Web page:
Managing winter money

The winter poses unique financial challenges, especially in the lead up to Christmas or if you have essential equipment to run in your home. Planning ahead and accessing support and advice can help

A woman putting money into a blue piggybank.

As winter begins, bringing colder temperatures and shorter days, it’s crucial for everyone but especially disabled people and carers to prepare for not only the seasonal changes, but for the unique financial challenges these months can present. From the increased cost of heating, to the added pressure of festive and holiday expenses, winter can put a strain on even the most carefully planned budgets. Despite the challenges that lie ahead, there is specific advice, information and selected support available to disabled people and carers. This can be especially helpful when combatting scams, dealing with debt, coping with higher bills, and even finding ways to save for the festive season.


For disabled people and family members, accessing financial support can be a lifeline during the winter months. Whether you are currently receiving benefits or carer’s allowance, or another form of financial assistance, it’s crucial to understand your entitlements and ensure you are receiving all of the support you are eligible for. Navigating the advice and support on offer can be overwhelming: contacting an organisation like Citizens Advice can give you accurate guidance and impartial advice on securing the financial aid you are entitled to. As the winter begins, it isn’t too late to explore government schemes and local programmes designed to help with heating costs and energy bills, but many of these, such as the Warm Home Discount Scheme, entail automatic enrolment depending on your age and if you are on any benefits.


With higher heating bills on the horizon, it’s vital to assess your financial situation and see if you can address any existing debt. This is especially important if you also have the cost of running equipment or paying for social care support on top of household bills. Start by creating an overview of your financial situation and creating a budget that outlines your income and expenses. Make sure to prioritise essential support and equipment, medication, heating and food if you can.

Two people sitting at a table looking at a financial form. there is a calculator, pen, phone and coffee cup on the table.

If you find that you can’t cover your expenses this winter, or that you will be unable to pay off existing debt, reach out to a debt advice service like StepChange or National Debtline. These organisations can provide tailored solutions and can help you regain financial stability in the longterm. If you find yourself unable to pay your bills during the winter months, reach out to the utility company you are registered with. Often, providers offer the option of a payment plan or a hardship fund for customers who need it most. Contact your provider as soon as possible to explain your information, provide any evidence necessary, and enquire about the available assistance.


Winter brings not only cold weather, but an increase in scams targeting vulnerable individuals, including disabled people and carers. Be vigilant and sceptical of unsolicited calls, emails, or messages requesting personal or financial information, or messages impersonating a loved one. Scammers often impersonate government agencies, utility providers, or charities, attempting to deceive individuals into sharing sensitive details or making fraudulent payments. Always verify the legitimacy of any communications independently and report any suspicious activity to Action Fraud, the organisation they are impersonating, or your bank if you are worried you have given over information that could be used to withdraw money from your account.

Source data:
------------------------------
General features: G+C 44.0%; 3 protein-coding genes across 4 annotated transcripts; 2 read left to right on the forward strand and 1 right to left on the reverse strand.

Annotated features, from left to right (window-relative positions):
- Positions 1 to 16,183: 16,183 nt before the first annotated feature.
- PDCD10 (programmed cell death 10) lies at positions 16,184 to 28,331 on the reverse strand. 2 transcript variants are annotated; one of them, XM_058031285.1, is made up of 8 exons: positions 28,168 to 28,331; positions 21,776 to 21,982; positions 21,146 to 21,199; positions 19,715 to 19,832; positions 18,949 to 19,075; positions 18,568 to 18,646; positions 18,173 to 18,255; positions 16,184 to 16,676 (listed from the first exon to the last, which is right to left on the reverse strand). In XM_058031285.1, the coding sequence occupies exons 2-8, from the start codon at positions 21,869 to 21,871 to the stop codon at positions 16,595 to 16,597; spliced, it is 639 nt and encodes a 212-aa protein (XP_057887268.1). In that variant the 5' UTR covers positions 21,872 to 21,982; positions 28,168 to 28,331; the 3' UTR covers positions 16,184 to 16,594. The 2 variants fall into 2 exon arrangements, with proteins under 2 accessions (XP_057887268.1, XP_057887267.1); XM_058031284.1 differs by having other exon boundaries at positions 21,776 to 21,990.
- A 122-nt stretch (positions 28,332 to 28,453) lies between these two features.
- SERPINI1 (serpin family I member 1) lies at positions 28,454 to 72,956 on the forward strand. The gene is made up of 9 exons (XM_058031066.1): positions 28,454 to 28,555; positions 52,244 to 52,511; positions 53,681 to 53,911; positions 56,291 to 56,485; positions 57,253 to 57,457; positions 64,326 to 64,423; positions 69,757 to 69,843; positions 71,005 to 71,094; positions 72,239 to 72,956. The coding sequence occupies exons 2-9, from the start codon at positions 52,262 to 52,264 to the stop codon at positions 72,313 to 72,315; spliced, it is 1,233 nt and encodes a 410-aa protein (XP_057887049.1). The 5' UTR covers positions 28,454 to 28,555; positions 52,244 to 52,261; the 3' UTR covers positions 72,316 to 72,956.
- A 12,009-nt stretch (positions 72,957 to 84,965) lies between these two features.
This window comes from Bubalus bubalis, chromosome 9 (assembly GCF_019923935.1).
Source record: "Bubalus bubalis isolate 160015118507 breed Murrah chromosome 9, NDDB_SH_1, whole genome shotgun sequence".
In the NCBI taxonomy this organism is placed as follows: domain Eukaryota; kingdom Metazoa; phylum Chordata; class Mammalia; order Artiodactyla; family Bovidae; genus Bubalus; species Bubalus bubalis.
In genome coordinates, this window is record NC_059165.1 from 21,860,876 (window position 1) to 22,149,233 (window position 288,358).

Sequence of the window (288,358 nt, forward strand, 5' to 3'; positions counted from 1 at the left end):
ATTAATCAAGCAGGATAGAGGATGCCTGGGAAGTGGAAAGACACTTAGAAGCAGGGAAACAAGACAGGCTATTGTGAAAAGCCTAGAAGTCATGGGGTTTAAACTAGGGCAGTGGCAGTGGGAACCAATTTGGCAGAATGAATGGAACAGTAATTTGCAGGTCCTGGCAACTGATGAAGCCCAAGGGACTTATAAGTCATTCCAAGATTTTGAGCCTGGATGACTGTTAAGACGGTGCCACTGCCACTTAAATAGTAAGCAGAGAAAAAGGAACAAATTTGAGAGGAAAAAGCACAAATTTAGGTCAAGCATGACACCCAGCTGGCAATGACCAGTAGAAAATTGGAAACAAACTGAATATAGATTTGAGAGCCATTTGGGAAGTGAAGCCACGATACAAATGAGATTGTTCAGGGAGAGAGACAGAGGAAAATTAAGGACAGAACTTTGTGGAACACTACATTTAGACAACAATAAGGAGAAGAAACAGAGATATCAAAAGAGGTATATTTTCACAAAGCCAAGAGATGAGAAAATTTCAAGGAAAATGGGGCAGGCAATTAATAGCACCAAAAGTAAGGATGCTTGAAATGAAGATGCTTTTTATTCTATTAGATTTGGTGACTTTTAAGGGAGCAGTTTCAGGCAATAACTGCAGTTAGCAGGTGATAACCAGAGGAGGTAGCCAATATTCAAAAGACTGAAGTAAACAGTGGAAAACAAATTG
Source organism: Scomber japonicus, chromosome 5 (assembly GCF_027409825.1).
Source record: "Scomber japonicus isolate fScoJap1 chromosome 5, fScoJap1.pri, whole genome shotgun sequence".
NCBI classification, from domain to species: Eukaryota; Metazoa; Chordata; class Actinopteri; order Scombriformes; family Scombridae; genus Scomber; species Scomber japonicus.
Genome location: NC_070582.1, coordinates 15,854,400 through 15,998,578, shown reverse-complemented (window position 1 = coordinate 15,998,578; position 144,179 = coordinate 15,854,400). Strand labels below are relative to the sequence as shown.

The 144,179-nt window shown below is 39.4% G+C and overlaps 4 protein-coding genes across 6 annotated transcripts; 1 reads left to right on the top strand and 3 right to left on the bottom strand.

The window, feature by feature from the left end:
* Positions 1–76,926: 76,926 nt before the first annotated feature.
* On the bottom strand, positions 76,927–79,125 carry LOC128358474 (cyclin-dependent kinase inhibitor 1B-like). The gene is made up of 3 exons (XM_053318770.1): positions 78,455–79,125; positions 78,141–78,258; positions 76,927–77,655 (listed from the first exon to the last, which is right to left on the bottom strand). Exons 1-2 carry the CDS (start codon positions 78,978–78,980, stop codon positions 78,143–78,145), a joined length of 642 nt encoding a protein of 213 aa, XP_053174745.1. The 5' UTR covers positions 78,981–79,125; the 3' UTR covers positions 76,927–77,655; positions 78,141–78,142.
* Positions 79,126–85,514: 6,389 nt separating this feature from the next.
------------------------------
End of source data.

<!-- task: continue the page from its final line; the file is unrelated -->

Maintaining a warm and comfortable home during the winter is essential for your wellbeing, especially if symptoms of your condition are exacerbated by the cold or damp. It can be difficult to reduce heating costs, but considering simple yet effective strategies can offer a small amount of financial respite.

Ensure your heating system is in good working order and set it to a comfortable but not excessive temperature. Check for drafts and insulate windows and doors to prevent heat loss. It can also help to use thick curtains and blinds to retain heat and prevent cold drafts.


Encourage family members to turn off lights and appliances when not in use and avoid heating empty rooms. You can access inclusive energy efficient tips from Community Integrated Care through the Taking Charge campaign.

A red opened envelope with money sitting on a table next to a green present wrapped with a red bow.

The holiday season is a time of joy and celebration, but it can also strain finances. To avoid the stress of overspending at Christmas, take steps to ensure you are preparing and not spreading yourself too thin financially.

Set a budget and determine how much you can afford to spend on gifts, decorations, and festivities. Plan ahead and start shopping early to take advantage of sales and discounts throughout the year if you can, or consider crafting homemade gifts or personalised presents which can be more meaningful and budget-friendly. If you have a large family, suggest a secret Santa gift exchange among family members to reduce the number of gifts needed and the money spent.


If you are worried about your financial situation this winter, reach out to the organisations mentioned in this feature or speak to those around you about your concerns.

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